CONNERSVILLE – Gwendolyn Gutwein is on a jag, making oil paintings of the old wooden barns of Indiana.
Her goal is two barns a county, 184 all told. She’d better keep busy, because the old barns of Indiana, monuments to and icons of bucolic ruralism, are quickly disappearing.
Many are more than 100 years old, and in a time of large-scale corporate farms, with their thousands of acres and their supersized equipment, old barns are relics. Today’s giant combines won’t even fit inside their doors, for instance, and so are housed instead in new, much larger, not-much-to-look-at barns made of metal.
So the classic old barns – These are great American landmarks, in the words of Indiana Landmarks president Marsh Davis – are being allowed to collapse into heaps. Or they’re being dismantled, and their beautiful, weathered wood sold off to make rustic interiors for high-end second homes.
And so it’s possible that in the very near future, say in 20 years, old wood barns could be as rare as covered bridges.
Gutwein finds it all distressing. These barns are our heritage, she told the Indianapolis Star, dabbing at her easel in front of the Scholl barn, built in 1840 (she works plein aire), and not just the construction, but the wood in these barns is from Indiana’s virgin forests.
It’s beech, said Wayne Scholl, the barn’s owner and the great-great grandson of the farmer who built it. It was squared up by hand, with an adz.
Scholl, 67, is a meticulous steward of his family’s barn. He isn’t rich – he’s a retired rural postal carrier – but he’s sentimental. He points visitors to his great-grandfather’s faded signature on a darkened board in the barn’s interior: Elias Shull, Nov. 18, 1863.
In the 19th century, the Scholls were the Shulls. He proudly introduces the Scholl-in-waiting, son Philip, a biology teacher in nearby Knightstown who’s poised to take over the farm (which at 227 acres is a hobby these days and requires a second job).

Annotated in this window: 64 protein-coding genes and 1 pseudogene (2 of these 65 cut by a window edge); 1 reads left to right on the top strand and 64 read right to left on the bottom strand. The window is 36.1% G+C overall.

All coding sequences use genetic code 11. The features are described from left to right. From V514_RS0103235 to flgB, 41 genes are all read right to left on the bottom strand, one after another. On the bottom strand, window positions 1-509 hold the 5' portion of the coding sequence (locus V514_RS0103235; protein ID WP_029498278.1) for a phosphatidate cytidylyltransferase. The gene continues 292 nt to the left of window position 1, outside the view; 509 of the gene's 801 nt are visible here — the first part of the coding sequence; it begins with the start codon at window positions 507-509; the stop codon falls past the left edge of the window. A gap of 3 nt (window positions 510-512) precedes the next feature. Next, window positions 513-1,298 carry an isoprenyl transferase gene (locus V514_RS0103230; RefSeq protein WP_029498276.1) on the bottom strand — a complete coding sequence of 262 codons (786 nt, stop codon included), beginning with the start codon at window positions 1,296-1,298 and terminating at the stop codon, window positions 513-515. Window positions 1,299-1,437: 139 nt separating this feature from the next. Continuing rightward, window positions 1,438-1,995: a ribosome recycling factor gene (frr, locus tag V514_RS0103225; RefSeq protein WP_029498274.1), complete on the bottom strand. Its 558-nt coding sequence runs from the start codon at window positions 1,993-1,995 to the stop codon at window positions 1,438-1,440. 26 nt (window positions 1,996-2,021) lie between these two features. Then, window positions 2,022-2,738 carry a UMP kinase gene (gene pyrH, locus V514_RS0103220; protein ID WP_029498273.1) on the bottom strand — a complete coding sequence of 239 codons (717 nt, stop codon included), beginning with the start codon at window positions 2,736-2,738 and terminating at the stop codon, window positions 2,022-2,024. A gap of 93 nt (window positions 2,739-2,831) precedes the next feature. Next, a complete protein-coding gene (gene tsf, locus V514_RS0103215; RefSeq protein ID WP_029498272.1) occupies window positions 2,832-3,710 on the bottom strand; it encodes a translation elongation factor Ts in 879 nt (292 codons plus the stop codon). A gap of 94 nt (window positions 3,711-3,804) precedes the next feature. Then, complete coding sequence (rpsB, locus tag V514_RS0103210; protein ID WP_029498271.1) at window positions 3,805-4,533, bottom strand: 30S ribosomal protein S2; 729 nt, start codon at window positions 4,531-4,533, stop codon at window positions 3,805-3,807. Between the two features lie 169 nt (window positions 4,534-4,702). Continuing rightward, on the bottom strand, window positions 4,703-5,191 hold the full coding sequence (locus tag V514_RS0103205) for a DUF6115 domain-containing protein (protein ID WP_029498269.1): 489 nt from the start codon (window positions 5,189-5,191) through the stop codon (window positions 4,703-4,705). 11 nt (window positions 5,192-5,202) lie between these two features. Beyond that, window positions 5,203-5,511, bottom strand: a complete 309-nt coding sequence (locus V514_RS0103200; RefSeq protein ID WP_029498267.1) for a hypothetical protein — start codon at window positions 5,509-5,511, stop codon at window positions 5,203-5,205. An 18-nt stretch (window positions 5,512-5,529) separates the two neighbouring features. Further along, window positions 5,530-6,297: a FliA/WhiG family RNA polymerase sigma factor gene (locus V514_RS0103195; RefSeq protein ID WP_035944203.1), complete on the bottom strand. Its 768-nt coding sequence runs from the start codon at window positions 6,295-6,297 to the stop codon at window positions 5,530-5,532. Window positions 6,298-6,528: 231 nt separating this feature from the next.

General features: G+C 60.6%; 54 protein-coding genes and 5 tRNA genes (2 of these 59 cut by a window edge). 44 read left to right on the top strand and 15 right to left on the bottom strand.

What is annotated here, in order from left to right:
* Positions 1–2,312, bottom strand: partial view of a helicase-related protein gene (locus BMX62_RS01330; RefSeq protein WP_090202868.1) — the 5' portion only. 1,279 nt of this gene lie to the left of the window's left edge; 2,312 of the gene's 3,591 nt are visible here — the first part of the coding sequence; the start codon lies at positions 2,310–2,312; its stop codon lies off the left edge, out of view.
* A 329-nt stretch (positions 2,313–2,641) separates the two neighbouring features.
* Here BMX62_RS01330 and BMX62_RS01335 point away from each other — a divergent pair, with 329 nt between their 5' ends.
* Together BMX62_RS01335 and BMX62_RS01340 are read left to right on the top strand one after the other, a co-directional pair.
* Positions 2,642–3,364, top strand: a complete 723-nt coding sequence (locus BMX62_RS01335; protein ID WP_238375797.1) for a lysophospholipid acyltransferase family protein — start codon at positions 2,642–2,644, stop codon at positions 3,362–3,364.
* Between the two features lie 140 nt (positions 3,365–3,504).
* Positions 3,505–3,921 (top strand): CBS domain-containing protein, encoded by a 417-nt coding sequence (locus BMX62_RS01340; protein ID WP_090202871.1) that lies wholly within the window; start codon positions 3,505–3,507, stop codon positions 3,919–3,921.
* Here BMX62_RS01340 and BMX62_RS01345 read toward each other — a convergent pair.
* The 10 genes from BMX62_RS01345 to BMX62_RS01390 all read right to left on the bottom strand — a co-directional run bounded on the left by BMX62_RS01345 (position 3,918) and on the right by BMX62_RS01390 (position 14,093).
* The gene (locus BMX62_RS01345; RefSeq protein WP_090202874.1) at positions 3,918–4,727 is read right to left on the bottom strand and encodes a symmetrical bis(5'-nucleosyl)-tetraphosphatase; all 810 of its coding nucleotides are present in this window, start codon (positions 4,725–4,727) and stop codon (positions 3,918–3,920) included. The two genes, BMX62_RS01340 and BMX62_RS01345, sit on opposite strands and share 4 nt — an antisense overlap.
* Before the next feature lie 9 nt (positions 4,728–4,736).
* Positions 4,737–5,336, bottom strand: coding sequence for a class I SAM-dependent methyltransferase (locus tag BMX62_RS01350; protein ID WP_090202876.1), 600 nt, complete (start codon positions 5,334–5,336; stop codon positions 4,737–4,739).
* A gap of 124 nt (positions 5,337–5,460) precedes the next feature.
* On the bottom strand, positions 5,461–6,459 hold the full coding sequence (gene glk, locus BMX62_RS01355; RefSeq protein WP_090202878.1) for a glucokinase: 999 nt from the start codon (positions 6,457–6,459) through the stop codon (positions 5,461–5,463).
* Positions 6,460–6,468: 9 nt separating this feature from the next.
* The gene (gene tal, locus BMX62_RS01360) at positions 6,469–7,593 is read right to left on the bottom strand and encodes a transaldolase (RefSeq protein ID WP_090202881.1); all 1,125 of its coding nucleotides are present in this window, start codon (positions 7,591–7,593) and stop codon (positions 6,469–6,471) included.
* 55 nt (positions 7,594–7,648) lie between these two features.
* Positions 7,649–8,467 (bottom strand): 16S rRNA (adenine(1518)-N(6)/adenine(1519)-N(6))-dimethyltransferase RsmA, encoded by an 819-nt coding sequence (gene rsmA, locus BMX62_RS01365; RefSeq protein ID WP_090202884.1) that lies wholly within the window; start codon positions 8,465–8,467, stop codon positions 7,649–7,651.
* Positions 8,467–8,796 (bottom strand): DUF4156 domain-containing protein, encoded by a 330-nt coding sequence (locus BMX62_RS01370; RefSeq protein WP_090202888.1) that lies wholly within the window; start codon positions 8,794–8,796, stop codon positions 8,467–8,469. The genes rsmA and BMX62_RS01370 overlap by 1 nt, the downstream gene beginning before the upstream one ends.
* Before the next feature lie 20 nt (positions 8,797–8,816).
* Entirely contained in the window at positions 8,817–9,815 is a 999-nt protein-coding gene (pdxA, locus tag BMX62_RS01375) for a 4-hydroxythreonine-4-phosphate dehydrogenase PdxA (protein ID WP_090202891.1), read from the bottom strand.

A few years ago, Wayne Scholl put a new roof on his barn, which is the key: An old barn, if it’s kept dry, lasts and lasts; but once a roof starts leaking, water gets into the wood and a barn’s days are numbered. But the new roof cost $10,000, and most barn owners don’t want to throw $10,000 at old barns with limited use.
Counting up wood barns isn’t an exact science, but a 2007 U.S. Department of Agriculture census found that there were 664,264 built prior to 1960 that remained standing on working farms, a fraction of the 3 million barns the National Trust for Historic Preservation counted just a decade ago.
That census didn’t count barns swallowed by subdivisions but still standing, or barns that have been repurposed, such as the one in northern Indiana that’s now a golf course’s pro shop. Or the barn at Barn Swallow Farm, one of a handful of old central Indiana barns available to rent for dances, parties or weddings.
Nor did it count the barns that have been dismantled and re-constructed, such as Hendricks County’s Cartlidge barn. The Cartlidge was in the path of Avon’s new YMCA, so last year it was taken down to be re-erected at the county fairgrounds in Danville. Its future is as a museum/party hall.
It’s expensive, painstaking work, dismantling and re-erecting old barns. It is a type of preservation. But it’s not the same as having a barn in its natural habitat, and it’s rare: If it happens a half-dozen times a year it’s a good year.
The barn population is obviously shrinking, and fast.
Mauri Williamson, a longtime Purdue University administrator and expert on barns, in 2002 estimated Indiana had 30,000 wood barns still standing, or about a 10th as many as the state had a century ago during the heyday of the family farm (in 1900, Indiana had 221,897 mostly small farms; today it has 60,000 mostly huge ones).
Today, Williamson figures there’s maybe 20,000 barns still standing, and the USDA’s census would seem to bear him out: In its 2007 tally, it found just 22,439 barns across the state.